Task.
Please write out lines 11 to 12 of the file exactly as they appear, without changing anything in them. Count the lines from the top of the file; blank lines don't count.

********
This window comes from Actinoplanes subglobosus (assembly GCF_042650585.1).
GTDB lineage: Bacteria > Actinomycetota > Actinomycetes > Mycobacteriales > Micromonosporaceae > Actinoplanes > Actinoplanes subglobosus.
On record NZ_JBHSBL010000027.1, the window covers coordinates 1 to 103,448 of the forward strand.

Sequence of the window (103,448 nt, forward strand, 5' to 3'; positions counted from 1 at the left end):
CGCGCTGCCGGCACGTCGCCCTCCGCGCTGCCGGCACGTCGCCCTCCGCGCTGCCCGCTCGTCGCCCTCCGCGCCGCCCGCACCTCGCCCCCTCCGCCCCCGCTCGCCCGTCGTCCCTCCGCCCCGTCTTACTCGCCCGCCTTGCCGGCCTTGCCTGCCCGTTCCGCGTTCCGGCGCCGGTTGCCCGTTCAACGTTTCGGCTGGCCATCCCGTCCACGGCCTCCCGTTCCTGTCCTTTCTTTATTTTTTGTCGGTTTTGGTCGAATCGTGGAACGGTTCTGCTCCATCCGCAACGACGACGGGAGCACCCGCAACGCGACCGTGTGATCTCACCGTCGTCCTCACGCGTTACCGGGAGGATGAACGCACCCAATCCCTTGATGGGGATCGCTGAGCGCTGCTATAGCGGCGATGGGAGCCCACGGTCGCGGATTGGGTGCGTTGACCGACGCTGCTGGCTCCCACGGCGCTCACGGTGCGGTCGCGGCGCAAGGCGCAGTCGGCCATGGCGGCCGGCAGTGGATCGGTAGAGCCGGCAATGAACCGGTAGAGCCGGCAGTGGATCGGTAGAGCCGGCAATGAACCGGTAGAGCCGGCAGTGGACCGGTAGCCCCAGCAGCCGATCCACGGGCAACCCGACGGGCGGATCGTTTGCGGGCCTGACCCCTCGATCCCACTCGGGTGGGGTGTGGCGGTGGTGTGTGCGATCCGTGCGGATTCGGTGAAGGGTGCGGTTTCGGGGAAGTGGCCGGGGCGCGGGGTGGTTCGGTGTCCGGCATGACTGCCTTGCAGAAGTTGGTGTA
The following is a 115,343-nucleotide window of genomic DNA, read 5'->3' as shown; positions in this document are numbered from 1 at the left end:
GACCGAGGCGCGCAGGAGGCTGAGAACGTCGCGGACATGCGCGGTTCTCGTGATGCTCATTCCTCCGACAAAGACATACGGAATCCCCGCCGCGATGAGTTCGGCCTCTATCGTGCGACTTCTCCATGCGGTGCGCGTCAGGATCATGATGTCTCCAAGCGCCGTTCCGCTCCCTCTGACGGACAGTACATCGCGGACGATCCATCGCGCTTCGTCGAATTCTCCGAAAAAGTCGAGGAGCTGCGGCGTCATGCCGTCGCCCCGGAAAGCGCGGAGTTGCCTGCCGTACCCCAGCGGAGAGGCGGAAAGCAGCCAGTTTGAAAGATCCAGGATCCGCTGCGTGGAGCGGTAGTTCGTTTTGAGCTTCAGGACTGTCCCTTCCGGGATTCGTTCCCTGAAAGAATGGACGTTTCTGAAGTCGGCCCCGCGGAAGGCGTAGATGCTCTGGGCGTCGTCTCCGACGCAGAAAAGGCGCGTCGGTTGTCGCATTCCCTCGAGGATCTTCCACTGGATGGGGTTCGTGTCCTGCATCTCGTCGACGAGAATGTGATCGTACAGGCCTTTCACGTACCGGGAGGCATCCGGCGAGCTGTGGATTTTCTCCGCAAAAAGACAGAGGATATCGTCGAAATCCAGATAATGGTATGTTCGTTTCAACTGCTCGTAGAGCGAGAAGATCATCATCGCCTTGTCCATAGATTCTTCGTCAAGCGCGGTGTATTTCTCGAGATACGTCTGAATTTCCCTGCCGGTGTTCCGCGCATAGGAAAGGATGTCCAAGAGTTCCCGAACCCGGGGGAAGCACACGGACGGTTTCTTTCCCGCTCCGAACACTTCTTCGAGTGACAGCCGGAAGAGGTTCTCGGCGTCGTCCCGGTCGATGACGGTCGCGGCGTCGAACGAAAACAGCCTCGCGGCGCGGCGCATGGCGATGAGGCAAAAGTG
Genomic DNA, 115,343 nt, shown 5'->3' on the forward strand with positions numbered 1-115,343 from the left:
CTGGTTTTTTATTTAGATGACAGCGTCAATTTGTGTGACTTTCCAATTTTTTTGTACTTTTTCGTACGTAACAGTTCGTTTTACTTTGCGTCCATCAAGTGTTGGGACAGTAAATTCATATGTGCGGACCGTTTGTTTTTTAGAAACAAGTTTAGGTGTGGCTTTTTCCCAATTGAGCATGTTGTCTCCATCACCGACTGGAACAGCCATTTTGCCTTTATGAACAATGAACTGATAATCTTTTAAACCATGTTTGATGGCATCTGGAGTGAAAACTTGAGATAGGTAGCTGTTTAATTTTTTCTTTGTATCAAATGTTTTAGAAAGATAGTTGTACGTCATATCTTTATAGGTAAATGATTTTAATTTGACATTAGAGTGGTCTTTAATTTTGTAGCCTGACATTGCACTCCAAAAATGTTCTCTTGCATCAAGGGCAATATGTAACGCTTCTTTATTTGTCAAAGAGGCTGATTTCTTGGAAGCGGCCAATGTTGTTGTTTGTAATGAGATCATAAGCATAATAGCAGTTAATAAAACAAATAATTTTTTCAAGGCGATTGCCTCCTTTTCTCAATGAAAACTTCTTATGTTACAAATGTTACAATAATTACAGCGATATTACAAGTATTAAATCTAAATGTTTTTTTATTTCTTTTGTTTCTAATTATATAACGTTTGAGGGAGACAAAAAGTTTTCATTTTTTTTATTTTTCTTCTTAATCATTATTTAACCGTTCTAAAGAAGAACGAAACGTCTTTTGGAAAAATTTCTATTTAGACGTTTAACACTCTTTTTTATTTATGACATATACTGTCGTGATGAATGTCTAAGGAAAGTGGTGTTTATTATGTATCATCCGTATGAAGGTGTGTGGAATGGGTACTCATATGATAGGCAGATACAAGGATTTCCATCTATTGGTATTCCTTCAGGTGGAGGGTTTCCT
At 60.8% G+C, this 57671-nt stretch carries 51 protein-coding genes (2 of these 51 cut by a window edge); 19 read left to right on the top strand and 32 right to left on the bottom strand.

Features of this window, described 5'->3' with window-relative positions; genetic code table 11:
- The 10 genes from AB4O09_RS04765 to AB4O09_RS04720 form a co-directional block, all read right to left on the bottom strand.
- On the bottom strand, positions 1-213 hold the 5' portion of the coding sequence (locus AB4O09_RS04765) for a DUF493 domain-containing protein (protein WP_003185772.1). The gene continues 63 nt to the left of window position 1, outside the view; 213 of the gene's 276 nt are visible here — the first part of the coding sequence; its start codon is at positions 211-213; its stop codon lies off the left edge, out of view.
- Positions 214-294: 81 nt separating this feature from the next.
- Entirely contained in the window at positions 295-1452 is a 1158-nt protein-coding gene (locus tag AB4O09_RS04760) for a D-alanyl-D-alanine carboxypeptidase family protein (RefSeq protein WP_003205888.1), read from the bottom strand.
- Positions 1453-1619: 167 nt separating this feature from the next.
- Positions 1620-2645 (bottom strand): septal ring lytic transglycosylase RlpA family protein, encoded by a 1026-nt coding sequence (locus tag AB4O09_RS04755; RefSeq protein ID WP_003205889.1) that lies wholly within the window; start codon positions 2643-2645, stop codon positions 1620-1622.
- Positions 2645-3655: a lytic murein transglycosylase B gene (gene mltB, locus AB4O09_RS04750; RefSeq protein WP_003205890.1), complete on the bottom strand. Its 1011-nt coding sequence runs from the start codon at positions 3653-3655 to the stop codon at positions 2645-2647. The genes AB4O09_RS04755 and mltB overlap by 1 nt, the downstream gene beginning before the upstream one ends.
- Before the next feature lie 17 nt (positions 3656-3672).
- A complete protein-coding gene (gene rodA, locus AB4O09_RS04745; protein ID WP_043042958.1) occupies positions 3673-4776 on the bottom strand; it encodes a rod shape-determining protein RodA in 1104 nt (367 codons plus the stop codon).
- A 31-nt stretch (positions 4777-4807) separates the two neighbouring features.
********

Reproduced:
Features of this window, described 5'->3' with window-relative positions; genetic code table 11:
- The 10 genes from AB4O09_RS04765 to AB4O09_RS04720 form a co-directional block, all read right to left on the bottom strand.